Whitmer, GOP leaders agree on patch to 2020 budget amid virus fallout

Beth LeBlanc
The Detroit News

Lansing — Gov. Gretchen Whitmer and Republican legislative leaders announced a deal Monday that would patch what was expected to be a $3.2 billion shortfall in the current budget year with a combination of federal coronavirus relief funds, state savings and some reductions to schools, higher education and local governments. 

Whitmer, Senate Majority Leader Mike Shirkey and House Speaker Lee Chatfield also called on the federal government for more help, as a $3 billion shortfall looms for the 2021 fiscal year. 

Gov. Gretchen Whitmer with Lt. Gov. Garlin Gilchrist II, behind her, acknowledges some guests during the State of the State address at the Capitol Building in Lansing on Jan. 29, 2020.  She is flanked by Senate Majority Leader Mike Shirkey, left, and Speaker of the House Lee Chatfield, right.

"Our collective priority is a healthy state and a healthy economy," the trio said in a statement Monday. "We are committed to working together to address the remaining shortfalls in next year’s budget, and we are looking to our partners in Congress for support to help maintain the essential services relied upon by our families and small businesses.” 

The budget deal solves the $2.2 billion shortfall that remained after the state had eked out roughly a billion dollars from federal Medicaid reimbursements and unspent money that would have otherwise been carried over into 2021.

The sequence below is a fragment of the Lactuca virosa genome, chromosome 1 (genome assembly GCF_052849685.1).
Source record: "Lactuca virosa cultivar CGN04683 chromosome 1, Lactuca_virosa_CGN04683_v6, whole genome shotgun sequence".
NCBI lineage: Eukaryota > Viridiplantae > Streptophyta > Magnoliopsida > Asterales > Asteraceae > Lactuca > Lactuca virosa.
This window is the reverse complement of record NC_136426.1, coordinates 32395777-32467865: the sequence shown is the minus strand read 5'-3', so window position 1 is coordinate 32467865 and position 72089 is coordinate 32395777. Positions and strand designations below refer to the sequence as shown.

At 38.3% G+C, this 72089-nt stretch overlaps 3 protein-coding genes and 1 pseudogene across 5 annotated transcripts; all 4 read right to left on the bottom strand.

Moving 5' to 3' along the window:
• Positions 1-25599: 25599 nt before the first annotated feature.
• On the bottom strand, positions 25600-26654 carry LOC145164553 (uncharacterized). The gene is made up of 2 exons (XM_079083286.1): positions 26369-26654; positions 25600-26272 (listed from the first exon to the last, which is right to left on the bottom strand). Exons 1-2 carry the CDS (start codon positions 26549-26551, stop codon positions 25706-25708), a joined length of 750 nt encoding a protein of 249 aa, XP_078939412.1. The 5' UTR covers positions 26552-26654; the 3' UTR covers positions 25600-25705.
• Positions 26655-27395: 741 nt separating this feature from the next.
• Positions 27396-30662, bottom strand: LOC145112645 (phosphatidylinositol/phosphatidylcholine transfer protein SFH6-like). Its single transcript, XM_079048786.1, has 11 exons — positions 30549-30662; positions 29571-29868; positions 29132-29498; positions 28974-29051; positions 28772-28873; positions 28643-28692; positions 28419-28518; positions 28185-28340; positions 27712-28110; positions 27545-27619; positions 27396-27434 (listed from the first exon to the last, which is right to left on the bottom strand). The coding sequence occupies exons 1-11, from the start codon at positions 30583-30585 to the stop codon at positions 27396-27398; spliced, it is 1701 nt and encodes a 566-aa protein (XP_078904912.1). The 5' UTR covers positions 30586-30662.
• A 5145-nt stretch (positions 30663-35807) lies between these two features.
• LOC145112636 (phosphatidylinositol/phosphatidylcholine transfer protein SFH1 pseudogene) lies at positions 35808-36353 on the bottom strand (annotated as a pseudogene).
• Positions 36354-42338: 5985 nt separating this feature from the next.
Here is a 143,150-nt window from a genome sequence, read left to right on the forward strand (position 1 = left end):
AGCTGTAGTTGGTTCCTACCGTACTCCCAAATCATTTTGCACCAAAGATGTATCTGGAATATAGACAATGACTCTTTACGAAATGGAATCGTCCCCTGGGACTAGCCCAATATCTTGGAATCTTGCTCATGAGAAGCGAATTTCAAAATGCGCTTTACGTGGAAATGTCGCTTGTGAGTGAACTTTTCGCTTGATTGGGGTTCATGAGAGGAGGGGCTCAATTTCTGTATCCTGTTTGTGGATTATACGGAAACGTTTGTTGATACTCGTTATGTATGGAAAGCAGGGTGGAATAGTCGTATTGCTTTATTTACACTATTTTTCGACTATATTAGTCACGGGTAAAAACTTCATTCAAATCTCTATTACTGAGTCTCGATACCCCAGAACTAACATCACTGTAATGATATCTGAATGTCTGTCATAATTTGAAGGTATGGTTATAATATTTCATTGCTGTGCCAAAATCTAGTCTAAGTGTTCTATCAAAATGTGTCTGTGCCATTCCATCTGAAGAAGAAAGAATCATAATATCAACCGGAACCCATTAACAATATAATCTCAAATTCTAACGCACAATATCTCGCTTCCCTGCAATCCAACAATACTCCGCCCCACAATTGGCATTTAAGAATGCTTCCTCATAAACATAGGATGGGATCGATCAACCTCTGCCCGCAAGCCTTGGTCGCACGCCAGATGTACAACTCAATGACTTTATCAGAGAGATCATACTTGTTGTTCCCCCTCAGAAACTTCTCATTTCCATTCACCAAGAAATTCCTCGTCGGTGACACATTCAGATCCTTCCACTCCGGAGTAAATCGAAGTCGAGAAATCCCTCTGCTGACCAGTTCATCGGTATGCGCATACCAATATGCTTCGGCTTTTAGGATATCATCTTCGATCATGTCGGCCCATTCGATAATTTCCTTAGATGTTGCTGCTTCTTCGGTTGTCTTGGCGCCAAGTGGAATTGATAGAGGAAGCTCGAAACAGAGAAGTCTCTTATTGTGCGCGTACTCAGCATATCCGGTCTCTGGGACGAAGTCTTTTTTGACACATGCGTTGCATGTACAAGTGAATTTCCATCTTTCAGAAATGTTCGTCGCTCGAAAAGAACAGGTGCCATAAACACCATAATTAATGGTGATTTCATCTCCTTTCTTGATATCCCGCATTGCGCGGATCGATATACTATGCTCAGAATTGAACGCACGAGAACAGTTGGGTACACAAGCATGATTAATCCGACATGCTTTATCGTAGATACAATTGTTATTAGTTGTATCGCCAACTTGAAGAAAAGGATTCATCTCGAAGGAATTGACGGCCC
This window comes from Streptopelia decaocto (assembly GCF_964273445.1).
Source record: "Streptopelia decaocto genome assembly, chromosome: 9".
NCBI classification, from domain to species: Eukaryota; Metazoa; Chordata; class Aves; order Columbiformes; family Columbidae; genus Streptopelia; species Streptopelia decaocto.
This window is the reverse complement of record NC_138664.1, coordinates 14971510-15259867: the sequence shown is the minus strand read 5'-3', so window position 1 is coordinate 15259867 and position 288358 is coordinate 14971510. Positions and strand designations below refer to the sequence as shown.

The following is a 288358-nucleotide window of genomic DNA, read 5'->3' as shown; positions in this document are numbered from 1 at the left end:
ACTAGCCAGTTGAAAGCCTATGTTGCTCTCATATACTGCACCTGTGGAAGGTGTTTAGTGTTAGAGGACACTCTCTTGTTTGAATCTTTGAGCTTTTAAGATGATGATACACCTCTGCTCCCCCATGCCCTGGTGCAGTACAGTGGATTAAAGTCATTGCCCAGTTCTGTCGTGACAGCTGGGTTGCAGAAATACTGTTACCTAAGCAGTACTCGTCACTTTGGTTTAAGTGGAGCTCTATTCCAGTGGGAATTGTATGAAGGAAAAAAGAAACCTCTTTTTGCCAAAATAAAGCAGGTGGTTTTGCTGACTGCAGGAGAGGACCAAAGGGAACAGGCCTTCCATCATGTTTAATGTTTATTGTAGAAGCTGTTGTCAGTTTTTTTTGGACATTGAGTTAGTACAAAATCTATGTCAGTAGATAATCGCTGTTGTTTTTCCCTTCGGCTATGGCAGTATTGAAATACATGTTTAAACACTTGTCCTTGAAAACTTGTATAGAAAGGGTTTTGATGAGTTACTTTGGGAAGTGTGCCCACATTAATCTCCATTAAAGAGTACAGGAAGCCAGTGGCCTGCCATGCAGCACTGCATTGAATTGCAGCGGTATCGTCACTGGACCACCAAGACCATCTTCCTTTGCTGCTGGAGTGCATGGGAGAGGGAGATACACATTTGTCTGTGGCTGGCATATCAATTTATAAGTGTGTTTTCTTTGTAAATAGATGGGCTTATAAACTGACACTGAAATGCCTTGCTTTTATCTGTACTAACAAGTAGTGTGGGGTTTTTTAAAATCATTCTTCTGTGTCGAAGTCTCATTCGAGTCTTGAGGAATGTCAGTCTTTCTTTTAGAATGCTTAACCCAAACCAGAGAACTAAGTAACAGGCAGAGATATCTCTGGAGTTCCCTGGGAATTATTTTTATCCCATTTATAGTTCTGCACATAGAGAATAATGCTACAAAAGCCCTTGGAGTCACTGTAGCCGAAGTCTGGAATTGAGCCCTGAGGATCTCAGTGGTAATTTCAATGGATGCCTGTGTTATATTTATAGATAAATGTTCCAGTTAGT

The deal has two major prongs: A little more than $900 million in federal Coronavirus Relief Funds, and $2.2 billion made up of the state's rainy day fund, spending freezes, layoffs and cuts to state aid for schools, universities and community colleges and local governments.

The $915 million in federal Coronavirus Relief Funds will work to lessen the sting of most of the state cuts enacted for schools, universities and local governments. The federal COVID-19 dollars must be used for coronavirus-specific expenses that were not already budgeted prior to the pandemic, but the funding still will help to mitigate much of the state aid cuts. 

From the $915 million in Coronavirus Relief Funds, $512 million will go to schools to pay for COVID-19-related responses, $53 million in hazard pay for teachers, $200 million to universities and community colleges for coronavirus-related expenses and $150 million for local governments' response to the virus.

The remaining $2.2 billion will be made up of $250 million from the state rainy day fund; $490 million through spending and hiring freezes and layoffs; $475 million through public safety costs now eligible for federal COVID-19 dollars, $256 million in state aid cuts to schools; $200 million in state aid decreases to universities and community colleges; $97 million in state aid cuts to local governments' and $340 million by utilizing other dollars through federal Medicaid match funds and coronavirus relief money. 

The Republican appropriations chairs in both the House and Senate expected the Legislature would vote to approve the 2020 allocations before the end of July. The Legislature is on a three-week break from session but still plans to hold some committee meetings.